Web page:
SPONSORED:

Federal prosecutor looking into Brennan's role in Russian interference findings: report

The federal prosecutor who is looking into the origins of the Russia investigation has begun looking into former CIA Director John BrennanJohn Owen Brennan50 former intelligence officials warn NY Post story sounds like Russian disinformation Not treason, not a crime — but definitely a gross abuse of power Trump fires off dozens of tweets while recuperating at White House MORE, The New York Times reported Thursday, citing three people briefed on the matter.

U.S. Attorney John DurhamJohn DurhamTrump remarks put pressure on Barr Trump demands Barr investigate Hunter Biden Juan Williams: Trump's search for dirt falls flat MORE, who is leading the inquiry, has asked for Brennan's emails, call logs and other documents, a person told the Times.

He is reportedly seeking to learn what Brennan told other officials about the CIA's opinion of a now-infamous dossier that made claims about Russia and figures in President TrumpDonald John TrumpMore than 300 military family members endorse Biden Five takeaways from the final Trump-Biden debate Biden: 'I would transition from the oil industry' MORE's orbit. 

ADVERTISEMENT

The Times reported that Durham is also looking at whether Brennan privately contradicted comments he made about the dossier and conclusions about Russian interference.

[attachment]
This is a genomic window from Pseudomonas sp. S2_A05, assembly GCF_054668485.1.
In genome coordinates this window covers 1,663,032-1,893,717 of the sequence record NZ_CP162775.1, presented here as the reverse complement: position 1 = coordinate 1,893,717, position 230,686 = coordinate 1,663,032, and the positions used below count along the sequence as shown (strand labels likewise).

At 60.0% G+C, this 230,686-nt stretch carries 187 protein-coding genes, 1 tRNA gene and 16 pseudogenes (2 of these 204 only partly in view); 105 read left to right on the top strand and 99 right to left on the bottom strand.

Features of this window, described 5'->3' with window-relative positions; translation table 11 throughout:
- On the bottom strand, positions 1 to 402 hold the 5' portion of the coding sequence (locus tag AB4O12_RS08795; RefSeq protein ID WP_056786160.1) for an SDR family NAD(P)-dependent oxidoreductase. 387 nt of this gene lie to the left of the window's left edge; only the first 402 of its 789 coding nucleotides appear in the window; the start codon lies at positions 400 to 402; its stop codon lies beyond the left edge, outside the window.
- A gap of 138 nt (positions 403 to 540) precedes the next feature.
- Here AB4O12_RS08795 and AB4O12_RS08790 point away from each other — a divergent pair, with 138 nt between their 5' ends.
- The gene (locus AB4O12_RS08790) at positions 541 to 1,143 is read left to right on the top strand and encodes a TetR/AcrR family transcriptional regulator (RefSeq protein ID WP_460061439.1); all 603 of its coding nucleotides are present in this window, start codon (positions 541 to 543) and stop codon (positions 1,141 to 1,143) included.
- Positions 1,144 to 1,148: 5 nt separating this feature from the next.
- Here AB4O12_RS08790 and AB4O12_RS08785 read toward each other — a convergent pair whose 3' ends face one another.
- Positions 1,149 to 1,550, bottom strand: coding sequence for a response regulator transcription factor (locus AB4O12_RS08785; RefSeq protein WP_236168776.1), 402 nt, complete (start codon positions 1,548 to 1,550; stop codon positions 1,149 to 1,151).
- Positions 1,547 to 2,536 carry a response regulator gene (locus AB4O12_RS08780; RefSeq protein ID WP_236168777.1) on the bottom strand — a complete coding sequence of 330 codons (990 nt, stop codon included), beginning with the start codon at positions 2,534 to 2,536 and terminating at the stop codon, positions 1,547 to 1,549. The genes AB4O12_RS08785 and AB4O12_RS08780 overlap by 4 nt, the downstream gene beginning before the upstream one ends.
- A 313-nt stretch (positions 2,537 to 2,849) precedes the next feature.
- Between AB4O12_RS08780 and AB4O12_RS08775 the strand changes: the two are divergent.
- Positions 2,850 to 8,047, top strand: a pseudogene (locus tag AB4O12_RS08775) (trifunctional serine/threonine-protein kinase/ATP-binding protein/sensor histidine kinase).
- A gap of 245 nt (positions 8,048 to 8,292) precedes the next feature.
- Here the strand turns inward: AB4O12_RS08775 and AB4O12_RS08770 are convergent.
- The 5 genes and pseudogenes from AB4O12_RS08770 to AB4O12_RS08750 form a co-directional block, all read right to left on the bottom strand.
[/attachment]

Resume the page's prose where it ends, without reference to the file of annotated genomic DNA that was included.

The people told the paper that the investigation was ongoing and it was not clear whether any crimes had been found. 

Brennan has previously told MSNBC that he would answer questions from Durham if they were asked. 

“I feel good about what it is we did as an intelligence community, and I feel very confident and comfortable with what I did, so I have no qualms whatsoever about talking with investigators who are going to be looking at this in a fair and appropriate manner,” he reportedly said. 

Politico previously reported that investigators would look into the CIA's actions when Brennan was at its helm.

Earlier this month, a report was released on an internal watchdog probe on FBI surveillance during the 2016 campaign. It found that the decision to investigate Trump campaign associates was not motivated by political bias but found “significant inaccuracies and omissions” in the bureau's application to monitor a Trump campaign official.